I wrote in May (twice!) about the problems involved with 38 Degrees offering its users the ability to email MPs without having to write their own message. At the time the Labour MP Tom Watson was complaining about receiving 1700 identical or near-identical emails about PR. Now, a request from Dominic Raab, the Conservative MP for Esher and Walton, that 38 Degrees remove his email address from their system due to being overwhelmed by emails has provoked outrage from the campaign group.
Raab’s argument that it’s impossible to deal with huge amounts of identical emails is completely understandable. Yes, the taxpayer does pay his wages and should be able to expect him to read and reply to correspondence but this correspondence surely has to be original and unique to warrant his attention. Email, when used in the right way, does have the potential to be a highly useful tool for those without the time or money to lobby MPs. But it’s a huge waste of time and money to have Raab and other MPs’ staff trawling through thousands of indistinguishable emails from 38 Degrees users. Indeed, 38 Degrees’ strategy is proving to be counterproductive in that it is obviously forcing MPs to spend more time working out the logistics of reading the emails and less time actually acting on the issues dealt with in the emails.
38 Degrees’ strategy is not beyond reform. I provided 38 Degrees with a reasonably detailed set of proposals for altering their system back in May. I got some positive feedback from their team but they don’t seem to have changed their strategy in the months since then. One proposal was to ensure that emails sent to MPs are written by individuals and not by the campaign organisers. This is easily achievable by not providing a pre-written message for users, automatically ensuring originality. It would of course still be possible to offer a series of style tips and campaign points to assist the website’s users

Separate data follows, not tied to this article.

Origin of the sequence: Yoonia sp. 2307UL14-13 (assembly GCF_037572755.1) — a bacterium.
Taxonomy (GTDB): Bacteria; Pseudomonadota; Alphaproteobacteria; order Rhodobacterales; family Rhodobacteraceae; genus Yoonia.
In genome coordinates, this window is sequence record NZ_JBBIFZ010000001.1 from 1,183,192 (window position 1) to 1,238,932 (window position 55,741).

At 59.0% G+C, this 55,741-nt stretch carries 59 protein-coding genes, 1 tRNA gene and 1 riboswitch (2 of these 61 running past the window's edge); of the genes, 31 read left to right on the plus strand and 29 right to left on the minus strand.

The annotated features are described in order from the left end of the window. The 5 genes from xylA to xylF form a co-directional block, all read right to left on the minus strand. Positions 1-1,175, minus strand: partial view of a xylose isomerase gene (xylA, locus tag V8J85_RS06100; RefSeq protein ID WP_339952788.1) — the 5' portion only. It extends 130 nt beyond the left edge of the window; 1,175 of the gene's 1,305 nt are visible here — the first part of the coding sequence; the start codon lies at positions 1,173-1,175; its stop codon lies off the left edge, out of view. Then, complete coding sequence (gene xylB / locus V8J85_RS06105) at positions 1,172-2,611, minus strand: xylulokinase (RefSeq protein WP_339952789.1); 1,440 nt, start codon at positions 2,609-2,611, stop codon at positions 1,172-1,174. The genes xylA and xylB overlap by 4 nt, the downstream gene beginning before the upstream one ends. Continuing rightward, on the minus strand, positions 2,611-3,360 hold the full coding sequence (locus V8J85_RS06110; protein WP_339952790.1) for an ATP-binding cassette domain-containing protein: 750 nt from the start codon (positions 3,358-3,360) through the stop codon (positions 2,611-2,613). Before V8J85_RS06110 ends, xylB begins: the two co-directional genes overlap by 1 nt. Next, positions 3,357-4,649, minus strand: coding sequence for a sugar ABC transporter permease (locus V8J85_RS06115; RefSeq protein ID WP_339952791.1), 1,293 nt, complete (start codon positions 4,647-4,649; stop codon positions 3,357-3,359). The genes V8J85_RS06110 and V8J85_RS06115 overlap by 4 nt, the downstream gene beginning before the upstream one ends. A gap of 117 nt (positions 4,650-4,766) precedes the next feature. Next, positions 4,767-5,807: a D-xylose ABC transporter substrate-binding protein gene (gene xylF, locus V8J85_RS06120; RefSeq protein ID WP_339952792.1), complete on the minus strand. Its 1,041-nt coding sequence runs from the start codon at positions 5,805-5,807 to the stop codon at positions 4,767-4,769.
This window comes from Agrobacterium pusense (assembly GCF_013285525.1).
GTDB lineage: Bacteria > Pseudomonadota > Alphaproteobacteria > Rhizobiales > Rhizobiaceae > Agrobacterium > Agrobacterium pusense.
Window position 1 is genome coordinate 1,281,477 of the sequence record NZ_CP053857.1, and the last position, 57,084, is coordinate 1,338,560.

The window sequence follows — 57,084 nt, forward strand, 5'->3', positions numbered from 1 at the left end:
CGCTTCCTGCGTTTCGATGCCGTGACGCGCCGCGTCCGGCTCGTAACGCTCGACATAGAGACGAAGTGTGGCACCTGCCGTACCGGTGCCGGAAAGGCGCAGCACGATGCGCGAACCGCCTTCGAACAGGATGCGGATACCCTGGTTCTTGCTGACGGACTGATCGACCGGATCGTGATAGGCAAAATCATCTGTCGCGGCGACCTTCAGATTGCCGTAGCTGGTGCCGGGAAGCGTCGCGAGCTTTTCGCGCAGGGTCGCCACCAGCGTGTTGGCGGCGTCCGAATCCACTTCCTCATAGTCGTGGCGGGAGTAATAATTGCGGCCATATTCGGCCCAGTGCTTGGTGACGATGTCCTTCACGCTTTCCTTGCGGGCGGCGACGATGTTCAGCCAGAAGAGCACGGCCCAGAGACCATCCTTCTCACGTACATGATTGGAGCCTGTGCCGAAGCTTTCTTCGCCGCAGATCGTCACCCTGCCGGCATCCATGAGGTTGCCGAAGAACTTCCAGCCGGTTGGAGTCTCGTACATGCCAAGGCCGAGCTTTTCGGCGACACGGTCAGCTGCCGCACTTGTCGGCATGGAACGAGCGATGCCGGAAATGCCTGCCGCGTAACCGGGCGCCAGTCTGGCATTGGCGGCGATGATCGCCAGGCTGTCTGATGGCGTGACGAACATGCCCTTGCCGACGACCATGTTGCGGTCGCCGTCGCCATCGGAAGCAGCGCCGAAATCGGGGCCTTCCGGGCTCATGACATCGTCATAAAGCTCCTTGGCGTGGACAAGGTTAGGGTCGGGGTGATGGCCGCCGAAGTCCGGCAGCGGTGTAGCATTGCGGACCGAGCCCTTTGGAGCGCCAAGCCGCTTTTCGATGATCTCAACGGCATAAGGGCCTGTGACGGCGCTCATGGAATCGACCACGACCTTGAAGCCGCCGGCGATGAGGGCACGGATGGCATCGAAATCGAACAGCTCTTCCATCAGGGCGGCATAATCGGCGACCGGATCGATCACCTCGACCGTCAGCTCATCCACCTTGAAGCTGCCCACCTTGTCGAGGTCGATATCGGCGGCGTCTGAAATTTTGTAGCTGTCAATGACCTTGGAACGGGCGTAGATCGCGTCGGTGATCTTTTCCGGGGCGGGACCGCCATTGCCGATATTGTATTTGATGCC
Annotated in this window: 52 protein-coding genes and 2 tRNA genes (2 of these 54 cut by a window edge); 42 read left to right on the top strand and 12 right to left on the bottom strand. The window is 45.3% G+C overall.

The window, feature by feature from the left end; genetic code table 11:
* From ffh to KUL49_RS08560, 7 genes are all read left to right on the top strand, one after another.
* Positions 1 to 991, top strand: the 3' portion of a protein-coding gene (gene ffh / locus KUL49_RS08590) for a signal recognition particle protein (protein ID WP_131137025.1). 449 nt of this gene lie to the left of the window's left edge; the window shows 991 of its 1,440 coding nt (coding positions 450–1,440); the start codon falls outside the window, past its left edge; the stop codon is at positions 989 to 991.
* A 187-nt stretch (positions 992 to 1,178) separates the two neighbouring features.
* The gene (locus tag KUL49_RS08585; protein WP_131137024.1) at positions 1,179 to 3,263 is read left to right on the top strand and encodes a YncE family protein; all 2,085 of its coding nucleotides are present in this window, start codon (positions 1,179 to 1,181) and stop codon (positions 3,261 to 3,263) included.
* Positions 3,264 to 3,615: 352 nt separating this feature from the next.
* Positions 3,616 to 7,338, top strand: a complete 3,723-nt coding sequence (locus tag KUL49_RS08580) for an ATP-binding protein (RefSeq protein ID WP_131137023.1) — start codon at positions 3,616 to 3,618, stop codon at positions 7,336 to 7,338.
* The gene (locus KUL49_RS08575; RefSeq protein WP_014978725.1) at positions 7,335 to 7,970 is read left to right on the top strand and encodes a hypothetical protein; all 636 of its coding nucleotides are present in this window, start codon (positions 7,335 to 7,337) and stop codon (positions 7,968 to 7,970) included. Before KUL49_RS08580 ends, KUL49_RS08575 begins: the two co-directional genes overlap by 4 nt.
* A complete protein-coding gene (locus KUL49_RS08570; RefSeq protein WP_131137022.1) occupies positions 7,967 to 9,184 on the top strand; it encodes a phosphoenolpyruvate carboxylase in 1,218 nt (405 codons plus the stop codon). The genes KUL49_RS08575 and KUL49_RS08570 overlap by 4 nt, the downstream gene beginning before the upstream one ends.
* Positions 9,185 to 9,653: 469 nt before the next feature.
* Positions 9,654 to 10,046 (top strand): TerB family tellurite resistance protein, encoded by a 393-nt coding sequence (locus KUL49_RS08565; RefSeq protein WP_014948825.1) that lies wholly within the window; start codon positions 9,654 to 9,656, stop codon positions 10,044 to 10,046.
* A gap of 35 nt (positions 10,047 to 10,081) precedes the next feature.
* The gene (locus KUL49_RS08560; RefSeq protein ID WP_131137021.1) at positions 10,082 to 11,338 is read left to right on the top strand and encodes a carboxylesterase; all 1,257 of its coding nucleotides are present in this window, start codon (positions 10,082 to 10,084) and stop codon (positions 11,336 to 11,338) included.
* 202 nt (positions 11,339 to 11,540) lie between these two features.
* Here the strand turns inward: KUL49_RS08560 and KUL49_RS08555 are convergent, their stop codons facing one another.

There are several advantages to writing original emails (and letters) to MPs. They get a reply from the MP and maybe from a government minister. They provide useable evidence of their constituents’ feelings for MPs to cite in parliamentary debate. They also show an individual’s strength of feeling on an issue in a way that adding your name to a message written by the campaign group doesn’t.
The principle of making it easier for the electorate to lobby their MP via email is an excellent one. As I wrote in May,
At the moment, email is simply the most efficient method for members of the the general public who feel strongly about an issue to register their opinion with those who legislate. It is a method by which people without great wealth or privilege can lobby their representatives in Parliament. Big business can spend millions on lobbying legislators and the civil service to make law conforming with their interests. Such monetary resources are just not available to normal people.
A reformed 38 Degrees has the potential to open up email as a hugely productive and highly accessible channel of communication between the electorate and its representatives. Emailing your MP is not synonymous with spamming your MP but if MPs feel they are only going to be bombarded with thousands of uniform emails, they are surely unlikely to be receptive to this new dimension of participatory democracy. 38 Degrees badly needs to alter its campaign strategy for the good of its causes and also to ensure that MPs are amenable to the virtues of email-based lobbying in general.